TORONTO (Apr. 26) — Quite the coincidence that fewer than 24 hours after another failed Stanley Cup bid by the Toronto Maple Leafs, Dave Keon was announced as an inductee into the Canadian Sports Hall of Fame. Considered the greatest player in Leafs franchise history, Keon won the Conn Smythe Trophy as top performer in the post–season 51 years ago, moments after his team captured its fourth National Hockey League championship in six years. No person of sound mind, in 1967, would have predicted Toronto’s Stanley Cup triumph to be its last for more than half–a–century. Yet, here we are again, folks.
As hockey fans and observers in this city chew on another crushing playoff defeat against Boston, It’s fair to wonder if the Leafs regressed this season. The club did hang around for one extra playoff match, but wasn’t the mood more buoyant after the six–game ouster by Washington a year ago? In that series, the Leafs — having made the playoffs in a full, 82–game schedule for the first time since 2004 — took the Capitals to five overtime games; equaling a Stanley Cup record. Washington had finished atop the NHL standings and could easily have been eliminated by the local upstarts. Auston Matthews, after a spectacular rookie season, continued to perform with poise and command… his first playoff adventure no burden at all. There was a brief moment of chagrin when Marcus Johansson scored in extra time to end the series, but eyes then turned to the future. After all, wasn’t it merely a start for a club that rocketed 26 points in the standings?
One year later, there is no definitive answer to that question. Hockey fans around here want to believe that their young, skilled team is on a learning curve and will ultimately venture deep into the Stanley Cup tournament. Just as hockey fans in Edmonton have spent all but one year of the past decade believing the same. There are no guarantees whatsoever in the parity–stricken NHL, as the Oilers and Connor McDavid proved again this season, plummeting 15 spots and 25 points in the 31–team league while missing the playoffs for the 11th time in 12 years. The Leafs aren’t necessarily headed in that direction, but neither should anything be assumed. As it turned out, and despite a record–breaking regular season (48 wins, 105 points), significant enhancement appears to be needed for the club to surge upward in the playoffs.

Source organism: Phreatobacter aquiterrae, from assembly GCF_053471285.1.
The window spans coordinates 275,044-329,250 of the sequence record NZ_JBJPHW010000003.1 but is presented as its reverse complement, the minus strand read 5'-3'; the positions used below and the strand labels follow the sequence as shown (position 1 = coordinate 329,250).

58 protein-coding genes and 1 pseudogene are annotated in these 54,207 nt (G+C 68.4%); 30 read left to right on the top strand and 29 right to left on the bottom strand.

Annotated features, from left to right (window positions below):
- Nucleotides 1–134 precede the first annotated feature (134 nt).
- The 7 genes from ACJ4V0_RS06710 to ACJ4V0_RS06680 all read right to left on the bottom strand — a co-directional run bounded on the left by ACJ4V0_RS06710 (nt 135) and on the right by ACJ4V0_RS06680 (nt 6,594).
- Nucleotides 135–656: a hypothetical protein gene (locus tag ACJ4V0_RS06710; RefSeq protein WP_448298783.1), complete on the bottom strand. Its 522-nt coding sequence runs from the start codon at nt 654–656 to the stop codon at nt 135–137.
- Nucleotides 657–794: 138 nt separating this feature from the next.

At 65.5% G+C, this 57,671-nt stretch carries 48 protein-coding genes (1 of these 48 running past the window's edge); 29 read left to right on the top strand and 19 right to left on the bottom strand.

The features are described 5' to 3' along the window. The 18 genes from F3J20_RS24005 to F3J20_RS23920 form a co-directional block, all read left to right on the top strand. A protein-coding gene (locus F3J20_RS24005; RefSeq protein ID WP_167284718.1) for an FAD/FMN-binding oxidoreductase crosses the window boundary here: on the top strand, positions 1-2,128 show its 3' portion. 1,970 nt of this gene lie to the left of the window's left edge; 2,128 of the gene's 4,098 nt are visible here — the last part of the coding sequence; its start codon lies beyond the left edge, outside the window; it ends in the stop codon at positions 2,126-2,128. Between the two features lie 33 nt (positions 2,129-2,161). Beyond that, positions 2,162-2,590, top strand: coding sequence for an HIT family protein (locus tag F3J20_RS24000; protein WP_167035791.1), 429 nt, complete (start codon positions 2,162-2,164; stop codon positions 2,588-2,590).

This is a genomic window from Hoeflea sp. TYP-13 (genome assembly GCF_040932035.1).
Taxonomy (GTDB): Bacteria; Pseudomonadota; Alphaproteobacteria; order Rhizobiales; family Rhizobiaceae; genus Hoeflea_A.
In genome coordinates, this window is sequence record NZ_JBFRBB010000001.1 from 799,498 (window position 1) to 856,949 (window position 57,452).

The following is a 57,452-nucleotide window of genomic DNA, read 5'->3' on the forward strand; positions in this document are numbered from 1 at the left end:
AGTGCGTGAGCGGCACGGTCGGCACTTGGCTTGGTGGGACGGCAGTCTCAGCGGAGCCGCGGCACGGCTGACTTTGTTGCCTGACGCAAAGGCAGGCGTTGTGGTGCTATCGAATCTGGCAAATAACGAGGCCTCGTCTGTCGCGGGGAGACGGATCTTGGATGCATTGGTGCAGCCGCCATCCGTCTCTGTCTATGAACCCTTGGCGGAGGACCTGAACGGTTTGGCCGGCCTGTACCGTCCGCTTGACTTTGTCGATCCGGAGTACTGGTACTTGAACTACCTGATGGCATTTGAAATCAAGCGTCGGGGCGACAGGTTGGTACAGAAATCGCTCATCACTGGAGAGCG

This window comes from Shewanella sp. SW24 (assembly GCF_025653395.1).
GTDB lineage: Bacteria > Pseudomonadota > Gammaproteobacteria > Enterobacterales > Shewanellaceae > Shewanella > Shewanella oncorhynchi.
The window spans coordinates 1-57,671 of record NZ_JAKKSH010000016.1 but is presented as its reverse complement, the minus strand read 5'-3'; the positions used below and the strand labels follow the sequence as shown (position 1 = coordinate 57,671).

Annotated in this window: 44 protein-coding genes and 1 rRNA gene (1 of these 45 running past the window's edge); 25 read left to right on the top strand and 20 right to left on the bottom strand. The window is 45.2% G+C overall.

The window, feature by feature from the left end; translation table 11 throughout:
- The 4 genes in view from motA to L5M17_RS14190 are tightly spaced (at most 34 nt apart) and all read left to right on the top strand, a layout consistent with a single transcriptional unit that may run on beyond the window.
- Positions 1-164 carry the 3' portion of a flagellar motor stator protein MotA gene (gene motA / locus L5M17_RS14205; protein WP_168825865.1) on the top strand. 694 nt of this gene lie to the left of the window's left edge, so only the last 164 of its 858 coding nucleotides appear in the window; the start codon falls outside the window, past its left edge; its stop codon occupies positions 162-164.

DAVE KEON SPLASHES HIMSELF WITH CHAMPAGNE FROM THE STANLEY CUP ON THE MAY 3, 1967 EDITION OF THE OLD TORONTO TELEGRAM, A DAY AFTER HIS TEAM WON THE NHL CHAMPIONSHIP.
Though much–improved between October and April, the Leafs remain in a franchise gorge that has featured just three playoff appearances — and no series victories — in 13 seasons. Prior to 2005–06, the club had never gone more than seven years without a playoff conquest. The opening–round clash, just concluded, against Boston should not have lingered beyond five games; so thoroughly dominant were the Bruins in all but four of the 21 periods. Especially in Boston, where the Leafs were embarrassed on three occasions and yielded 22 goals. Anyone looking upon that as progress is delusional. Questions remain — big questions — as to whether Frederik Andersen is a Stanley Cup–caliber goalie; whether the club’s nucleus (Matthews, William Nylander, Mitch Marner, Nazem Kadri, Morgan Rielly) can escalate performance in the post–season, and, yes, whether Mike Babcock can guide the team beyond playoff mediocrity. The latter suggestion, in particular, is sacrilege around here, given how the coach has been coddled and lionized by local media since agreeing to his $50–million, eight–year term in May 2015. Only absent, to this point, are results.
With each playoff miss, or disappointment, it becomes evident how painfully shallow the Leafs are on defense. If the club continues to deploy a patchwork unit, while keeping fingers crossed that Rielly becomes a front–line performer, the Stanley Cup drought will lengthen. This group needs a significant overhaul and — more than anything — a legitimate anchor. Where to find such a rare commodity is the biggest challenge facing the organization. There are few options and no immediate answers (please spare me, for the time being, any Timothy Liljegren Norris Trophy babble). What we do know, and unequivocally, is the Leafs will continue to spin their wheels in the absence of an elite worker on the blue line. For all the accolades showered upon Lou Lamoriello the past three years, he hasn’t come close to solving the club’s No. 1 deficit.
More haunting is the end, this summer, of the so–called “honeymoon” phase. Nylander comes off entry–level salary restriction and he’ll be followed, next year, by Marner and Matthews. To afford such cap luxuries (and the forever–missing blue–liner), the Leafs will have to replace James van Riemsdyk, Tyler Bozak and, ultimately, Patrick Marleau with cheaper, less–established parts. Andersen, Rielly and Nikita Zaitsev are locked in at a combined $14.5–million until at least the 2022–23 season. Which may also be counterproductive. So, again, there is nothing that guarantees the Maple Leafs will remain in their forward trajectory. Much more work, and roster creativity, lies ahead. Additionally, should Lamoriello be replaced as general manager by one of Kyle Dubas or Mark Hunter — neither of whom has fronted a team in the NHL — more questions will need to be answered. If the club promotes either man to merely prevent him from going elsewhere, it will be a colossal blunder. Brendan Shanahan, who has earned the trust of skeptical Maple Leaf supporters, must be virtually certain before he makes any move to supplant Lamoriello.
GAME 7 IN LOCAL PRINT
How Toronto newspapers featured the Leafs’ playoff elimination in Boston: